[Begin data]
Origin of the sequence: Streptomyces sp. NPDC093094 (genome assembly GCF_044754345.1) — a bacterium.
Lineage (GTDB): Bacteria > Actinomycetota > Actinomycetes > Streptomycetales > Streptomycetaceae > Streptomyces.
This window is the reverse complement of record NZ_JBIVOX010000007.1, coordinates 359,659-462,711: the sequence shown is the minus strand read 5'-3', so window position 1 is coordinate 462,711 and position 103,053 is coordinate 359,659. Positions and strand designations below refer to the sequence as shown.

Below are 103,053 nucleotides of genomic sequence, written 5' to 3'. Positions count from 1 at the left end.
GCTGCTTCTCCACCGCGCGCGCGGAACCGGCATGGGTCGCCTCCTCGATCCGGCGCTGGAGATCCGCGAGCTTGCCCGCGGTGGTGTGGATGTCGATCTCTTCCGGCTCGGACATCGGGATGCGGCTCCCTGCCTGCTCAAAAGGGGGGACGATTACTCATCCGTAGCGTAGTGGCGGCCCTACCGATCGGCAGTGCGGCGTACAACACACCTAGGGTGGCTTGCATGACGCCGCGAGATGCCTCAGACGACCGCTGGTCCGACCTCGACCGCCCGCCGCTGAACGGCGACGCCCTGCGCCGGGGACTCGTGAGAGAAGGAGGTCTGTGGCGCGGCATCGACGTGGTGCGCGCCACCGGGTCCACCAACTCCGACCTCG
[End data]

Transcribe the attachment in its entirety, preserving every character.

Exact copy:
Origin of the sequence: Streptomyces sp. NPDC093094 (genome assembly GCF_044754345.1) — a bacterium.
Lineage (GTDB): Bacteria > Actinomycetota > Actinomycetes > Streptomycetales > Streptomycetaceae > Streptomyces.
This window is the reverse complement of record NZ_JBIVOX010000007.1, coordinates 359,659-462,711: the sequence shown is the minus strand read 5'-3', so window position 1 is coordinate 462,711 and position 103,053 is coordinate 359,659. Positions and strand designations below refer to the sequence as shown.

Below are 103,053 nucleotides of genomic sequence, written 5' to 3'. Positions count from 1 at the left end.
GCTGCTTCTCCACCGCGCGCGCGGAACCGGCATGGGTCGCCTCCTCGATCCGGCGCTGGAGATCCGCGAGCTTGCCCGCGGTGGTGTGGATGTCGATCTCTTCCGGCTCGGACATCGGGATGCGGCTCCCTGCCTGCTCAAAAGGGGGGACGATTACTCATCCGTAGCGTAGTGGCGGCCCTACCGATCGGCAGTGCGGCGTACAACACACCTAGGGTGGCTTGCATGACGCCGCGAGATGCCTCAGACGACCGCTGGTCCGACCTCGACCGCCCGCCGCTGAACGGCGACGCCCTGCGCCGGGGACTCGTGAGAGAAGGAGGTCTGTGGCGCGGCATCGACGTGGTGCGCGCCACCGGGTCCACCAACTCCGACCTCG